Memoir in Fiction January 21, 2013Posted by Carolyn Burns Bass in literary fiction, novelography.
MediaMonday for January 21, 2013: The Narrator in Fiction, a discussion focused on this essay by Steve Almond in January 11, 2013 New York Times magazine.
Write what you know. This—along with show, don’t tell—is taught in writing classrooms across the globe. Many nascent writers use the write what you know principle to the point that their fiction is little but thinly veiled memoir. This brand of therapeutic writing often meanders without plot, features cardboard or predictable characters, and is overly sentimental. Fictionalizing real life with meaningful and authentic prose is not for beginners. Friday’s guest host is Michael Kimball, whose new novel, Big Ray, is as much memoir as it is fiction.
Michael Kimball makes no excuses for the autobiographical details found in his novels. His new novel, Big Ray, is based on the relationship between him and his father. His father wasn’t just grossly obese. He was mean. Cruel. Abusive. Predatory. Kimball admits to the shame he felt as a child growing up with an excessively fat father, how he was teased and ridiculed because of his father. All of this comes out in Big Ray, which Kimball admits began as a memoir.
It’s not just the excess pounds that weigh down the father in Big Ray. He’s a small, small man trapped in a huge body. Once a lean, mean Marine, Ray made only one automatic promotion from private to private first class after two years of service. By the time he is discovered dead in a chair in his apartment, Ray weighs more than 500 pounds. With short, addictive sections abounding with grit, humor, pathos and insight, Kimball plots the path to Ray’s destructive life. We never feel sorry for Ray, his meanness is too fervid. What we feel instead is relief that a person, any person, could escape the singularity of such a presence to achieve normality by ordinary standards. Though fictionalized for storytelling’s sake, we are impressed that such a person could write about an abusive parent with such honesty, journalistic acumen, and psychological understanding. Does Kimball—or his character Daniel—forgive his father for the abuse and excess of his life? Would you?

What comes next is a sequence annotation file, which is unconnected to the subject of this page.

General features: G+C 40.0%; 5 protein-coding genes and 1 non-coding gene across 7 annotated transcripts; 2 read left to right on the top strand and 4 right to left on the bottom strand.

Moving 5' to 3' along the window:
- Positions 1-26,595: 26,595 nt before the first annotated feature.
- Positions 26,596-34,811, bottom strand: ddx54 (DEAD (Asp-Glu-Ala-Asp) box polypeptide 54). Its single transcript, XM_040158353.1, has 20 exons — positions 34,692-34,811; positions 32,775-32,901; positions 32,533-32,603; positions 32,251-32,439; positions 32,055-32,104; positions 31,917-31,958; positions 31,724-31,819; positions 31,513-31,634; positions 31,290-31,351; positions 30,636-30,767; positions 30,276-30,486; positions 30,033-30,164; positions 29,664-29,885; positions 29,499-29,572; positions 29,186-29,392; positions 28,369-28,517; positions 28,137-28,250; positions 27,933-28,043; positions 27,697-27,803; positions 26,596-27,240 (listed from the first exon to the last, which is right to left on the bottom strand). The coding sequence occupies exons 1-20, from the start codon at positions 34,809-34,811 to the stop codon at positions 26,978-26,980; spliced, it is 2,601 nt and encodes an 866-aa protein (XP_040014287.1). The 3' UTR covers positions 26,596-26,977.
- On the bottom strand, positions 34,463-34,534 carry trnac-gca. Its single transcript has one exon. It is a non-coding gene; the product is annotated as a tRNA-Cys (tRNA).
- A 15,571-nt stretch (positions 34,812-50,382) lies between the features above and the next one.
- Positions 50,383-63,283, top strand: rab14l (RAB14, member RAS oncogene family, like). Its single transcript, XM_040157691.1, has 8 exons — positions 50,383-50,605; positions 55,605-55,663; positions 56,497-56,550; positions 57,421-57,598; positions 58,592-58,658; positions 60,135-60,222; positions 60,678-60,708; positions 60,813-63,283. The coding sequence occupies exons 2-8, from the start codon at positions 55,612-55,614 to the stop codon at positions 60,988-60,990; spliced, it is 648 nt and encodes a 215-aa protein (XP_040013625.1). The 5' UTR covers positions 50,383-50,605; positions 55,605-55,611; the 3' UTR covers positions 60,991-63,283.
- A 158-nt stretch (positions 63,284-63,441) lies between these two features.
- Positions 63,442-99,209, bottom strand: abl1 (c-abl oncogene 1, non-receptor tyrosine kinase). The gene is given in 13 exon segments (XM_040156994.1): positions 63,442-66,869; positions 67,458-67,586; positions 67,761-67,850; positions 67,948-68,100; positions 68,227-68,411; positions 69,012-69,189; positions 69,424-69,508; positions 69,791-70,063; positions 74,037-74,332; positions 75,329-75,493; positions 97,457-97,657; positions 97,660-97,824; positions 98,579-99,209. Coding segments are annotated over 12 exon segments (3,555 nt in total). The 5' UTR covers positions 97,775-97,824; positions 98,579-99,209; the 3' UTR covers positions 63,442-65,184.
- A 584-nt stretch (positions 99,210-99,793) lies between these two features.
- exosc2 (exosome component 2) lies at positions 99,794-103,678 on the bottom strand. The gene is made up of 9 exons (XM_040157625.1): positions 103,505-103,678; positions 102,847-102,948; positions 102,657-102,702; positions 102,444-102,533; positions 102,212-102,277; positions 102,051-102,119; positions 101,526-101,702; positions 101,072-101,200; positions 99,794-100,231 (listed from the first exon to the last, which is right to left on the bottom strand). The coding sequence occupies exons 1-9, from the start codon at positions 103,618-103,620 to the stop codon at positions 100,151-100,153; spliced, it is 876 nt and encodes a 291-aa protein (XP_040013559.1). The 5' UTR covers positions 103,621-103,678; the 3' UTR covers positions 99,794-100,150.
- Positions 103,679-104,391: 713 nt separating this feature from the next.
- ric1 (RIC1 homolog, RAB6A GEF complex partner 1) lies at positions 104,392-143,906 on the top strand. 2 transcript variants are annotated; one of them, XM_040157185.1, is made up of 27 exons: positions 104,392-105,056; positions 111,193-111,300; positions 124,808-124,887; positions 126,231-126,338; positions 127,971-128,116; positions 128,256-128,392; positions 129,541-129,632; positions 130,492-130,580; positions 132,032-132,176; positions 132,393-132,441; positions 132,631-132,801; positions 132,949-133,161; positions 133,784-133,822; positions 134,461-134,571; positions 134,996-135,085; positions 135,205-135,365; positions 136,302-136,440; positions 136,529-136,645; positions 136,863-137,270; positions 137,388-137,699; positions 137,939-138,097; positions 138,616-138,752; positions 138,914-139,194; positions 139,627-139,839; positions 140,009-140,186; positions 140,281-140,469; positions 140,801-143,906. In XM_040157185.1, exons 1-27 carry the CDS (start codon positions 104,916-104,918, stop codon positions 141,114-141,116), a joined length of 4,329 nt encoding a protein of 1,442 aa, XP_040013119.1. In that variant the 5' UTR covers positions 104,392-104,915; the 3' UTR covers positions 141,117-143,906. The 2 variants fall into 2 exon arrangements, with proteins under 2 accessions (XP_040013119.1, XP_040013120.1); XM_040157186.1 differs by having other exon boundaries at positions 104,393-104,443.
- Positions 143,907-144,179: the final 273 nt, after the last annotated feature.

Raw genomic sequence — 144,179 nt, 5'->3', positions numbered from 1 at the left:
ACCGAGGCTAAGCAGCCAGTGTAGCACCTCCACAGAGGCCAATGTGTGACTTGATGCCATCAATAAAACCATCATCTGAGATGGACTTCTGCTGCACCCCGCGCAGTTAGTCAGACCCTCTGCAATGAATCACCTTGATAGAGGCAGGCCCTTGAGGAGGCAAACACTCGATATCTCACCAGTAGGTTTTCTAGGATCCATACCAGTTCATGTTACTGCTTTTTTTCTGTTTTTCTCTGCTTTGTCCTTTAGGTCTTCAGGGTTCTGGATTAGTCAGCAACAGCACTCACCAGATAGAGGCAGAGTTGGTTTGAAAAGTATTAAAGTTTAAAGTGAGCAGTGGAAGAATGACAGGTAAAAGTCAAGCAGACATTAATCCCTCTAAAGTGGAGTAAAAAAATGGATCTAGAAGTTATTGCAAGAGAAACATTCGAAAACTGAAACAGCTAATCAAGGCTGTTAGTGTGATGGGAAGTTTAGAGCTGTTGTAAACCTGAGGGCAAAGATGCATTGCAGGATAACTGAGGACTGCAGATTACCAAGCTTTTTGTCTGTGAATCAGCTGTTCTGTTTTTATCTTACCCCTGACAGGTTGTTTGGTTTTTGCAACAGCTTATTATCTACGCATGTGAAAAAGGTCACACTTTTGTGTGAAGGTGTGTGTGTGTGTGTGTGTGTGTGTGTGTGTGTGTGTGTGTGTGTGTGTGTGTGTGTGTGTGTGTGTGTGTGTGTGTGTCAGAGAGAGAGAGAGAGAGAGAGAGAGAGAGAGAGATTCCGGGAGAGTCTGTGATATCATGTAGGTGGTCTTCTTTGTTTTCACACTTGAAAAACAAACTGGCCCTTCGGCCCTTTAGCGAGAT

Michael Kimball is the author of five books, including Big Ray (which The Wall Street Journal calls “mesmerizing”), Dear Everybody (which The Believer calls “a curatorial masterpiece”), and Us (which Time Out Chicago calls “a simply gorgeous and astonishing book”). His work has been on NPR’s All Things Considered and in Vice, as well as The Guardian, Bomb, Prairie Schooner, Post Road, New York Tyrant, etc. His work has been translated into a dozen languages—including Italian, Spanish, German, Chinese, Korean, and Greek. He is also responsible forMichael Kimball Writes Your Life Story (on a postcard), a couple ofdocumentaries, the 510 Readings, and the conceptual pseudonym Andy Devine. Big Ray is published by Bloomsbury USA, Bloomsbury Circus (UK), and will be released in January 2013 in Australia.